When the first pillar diminishes, occupational pensions will become more important, especially because the third pillar is not adequately equipped to fill the gap and is more expensive than the second pillar. “The third pillar is currently under strong criticism, after a study from the Austrian labour chamber which showed that the costs are very high and the yields very low,” Reiner says.

Furthermore, a recent study from the Austrian Association for Consumer Information found out that the sales agents for third pillar products do not adequately inform customers about their products. “We believe that the second pillar has many advantages compared to the third pillar, for instance regarding coverage, costs and equality,” Reiner points out.

In 2011 a quarter of all eligible employees, or 800,000 Austrians, saved into an occupational pension. With €510.14 million a year, the country’s 17 pension funds are Austria’s biggest private pension payers. Last year, the funds invested a total of around €15.46 billion.

At the moment only employers pay into occupational funds, while employees rarely pay any contri-butions. Reiner believes this might be linked to the fact there are only very meagre tax incentives for employee contributions, as opposed to employer contributions, leaving room for improvement in the future.

However, with only employers making contributions, this begs the question whether members are left with enough savings to retire on. According to Reiner, employers pay higher contributions for managers than for other employees, but contributions start at 2 to 5 per cent. “But there is a trend, like everywhere, to move to DC schemes. That’s the same in Austria,” he adds.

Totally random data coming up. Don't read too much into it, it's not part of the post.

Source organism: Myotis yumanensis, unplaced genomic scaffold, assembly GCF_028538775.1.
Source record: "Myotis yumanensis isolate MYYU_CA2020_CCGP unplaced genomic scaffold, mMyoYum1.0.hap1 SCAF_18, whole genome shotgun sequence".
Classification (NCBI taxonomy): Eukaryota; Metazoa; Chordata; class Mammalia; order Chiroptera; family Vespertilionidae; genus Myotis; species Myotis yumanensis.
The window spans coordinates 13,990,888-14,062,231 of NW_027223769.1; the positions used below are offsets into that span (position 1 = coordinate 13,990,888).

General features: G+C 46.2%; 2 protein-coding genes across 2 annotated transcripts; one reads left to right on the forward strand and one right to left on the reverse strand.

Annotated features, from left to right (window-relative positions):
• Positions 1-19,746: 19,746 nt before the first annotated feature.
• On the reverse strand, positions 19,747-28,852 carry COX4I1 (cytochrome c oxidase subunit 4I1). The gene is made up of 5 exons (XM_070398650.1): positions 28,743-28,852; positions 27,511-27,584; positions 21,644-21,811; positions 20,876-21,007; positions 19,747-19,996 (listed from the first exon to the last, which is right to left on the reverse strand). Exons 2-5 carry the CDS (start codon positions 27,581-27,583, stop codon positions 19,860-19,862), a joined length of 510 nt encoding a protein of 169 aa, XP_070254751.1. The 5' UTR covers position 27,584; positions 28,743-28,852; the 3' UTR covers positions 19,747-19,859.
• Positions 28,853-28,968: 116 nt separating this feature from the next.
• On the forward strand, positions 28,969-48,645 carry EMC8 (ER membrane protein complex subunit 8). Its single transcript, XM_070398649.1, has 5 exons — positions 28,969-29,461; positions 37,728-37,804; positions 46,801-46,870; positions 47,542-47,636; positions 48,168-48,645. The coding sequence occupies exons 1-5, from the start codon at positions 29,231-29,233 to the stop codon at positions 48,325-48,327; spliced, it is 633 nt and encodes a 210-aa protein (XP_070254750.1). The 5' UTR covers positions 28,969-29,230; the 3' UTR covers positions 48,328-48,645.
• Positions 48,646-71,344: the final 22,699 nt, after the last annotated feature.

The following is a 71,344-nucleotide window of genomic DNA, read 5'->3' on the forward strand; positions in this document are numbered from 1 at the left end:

But he emphasises that the starting point is that the first pillar will continue to shrink and that “the pension funds will try to fill the gap with good and sound products. We will have more room for manoeuvre, if this amendment is over and the system is stabilised.” With a view on the responsibilities of the social partners, Reiner adds: “Then we can focus again on growth and coverage which should be driven by the conclusion of the respective agreements.”

Better product design and the implementation of lifecycle models have already been on the agenda of the industry for a while, and innovation is now being boosted by the new legislation. Many funds have also started investing in alternative and social investments, starting with housing and residential care homes for the elderly, which will also make pension schemes more attractive to the public and critical citizens.

Housing and residential care homes for the elderly is a market for growth, Reiner notes, and as a domestic investment it also boosts the image of pension funds. A third advantage is that the government can at the moment not finance big projects, and pension funds would be well-placed to invest in these projects instead.

With the new legislation only having been approved by Parliament in May, it is still early days to comment on the impacts it will have on the pension system and retirement savings. However, so far the pension funds seem well-positioned to fill the gap and to grow into becoming Austria’s main retirement income provider.